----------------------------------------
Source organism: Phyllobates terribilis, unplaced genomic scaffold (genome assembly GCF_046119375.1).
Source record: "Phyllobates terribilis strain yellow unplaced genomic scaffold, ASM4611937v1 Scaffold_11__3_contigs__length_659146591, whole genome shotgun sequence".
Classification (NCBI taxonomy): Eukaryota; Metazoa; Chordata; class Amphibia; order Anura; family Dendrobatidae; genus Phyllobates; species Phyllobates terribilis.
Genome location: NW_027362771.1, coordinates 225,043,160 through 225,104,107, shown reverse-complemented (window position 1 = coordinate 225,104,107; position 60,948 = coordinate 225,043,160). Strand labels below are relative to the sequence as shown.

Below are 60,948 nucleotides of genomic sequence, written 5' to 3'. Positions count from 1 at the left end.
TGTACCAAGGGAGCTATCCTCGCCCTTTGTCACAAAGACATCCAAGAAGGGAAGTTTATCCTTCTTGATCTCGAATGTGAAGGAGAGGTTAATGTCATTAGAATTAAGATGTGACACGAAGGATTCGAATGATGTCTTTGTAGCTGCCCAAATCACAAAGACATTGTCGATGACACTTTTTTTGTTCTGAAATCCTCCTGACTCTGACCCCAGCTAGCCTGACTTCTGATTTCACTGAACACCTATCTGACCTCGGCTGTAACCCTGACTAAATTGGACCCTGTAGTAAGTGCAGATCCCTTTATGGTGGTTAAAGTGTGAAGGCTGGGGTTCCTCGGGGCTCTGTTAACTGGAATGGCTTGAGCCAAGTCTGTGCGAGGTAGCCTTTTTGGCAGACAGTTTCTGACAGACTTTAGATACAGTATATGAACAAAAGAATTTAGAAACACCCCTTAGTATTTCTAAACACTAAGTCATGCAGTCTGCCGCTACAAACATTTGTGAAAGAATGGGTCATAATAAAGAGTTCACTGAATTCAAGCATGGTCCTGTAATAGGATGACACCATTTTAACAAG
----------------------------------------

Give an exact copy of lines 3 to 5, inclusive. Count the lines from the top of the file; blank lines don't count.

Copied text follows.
Classification (NCBI taxonomy): Eukaryota; Metazoa; Chordata; class Amphibia; order Anura; family Dendrobatidae; genus Phyllobates; species Phyllobates terribilis.
Genome location: NW_027362771.1, coordinates 225,043,160 through 225,104,107, shown reverse-complemented (window position 1 = coordinate 225,104,107; position 60,948 = coordinate 225,043,160). Strand labels below are relative to the sequence as shown.

Below are 60,948 nucleotides of genomic sequence, written 5' to 3'. Positions count from 1 at the left end.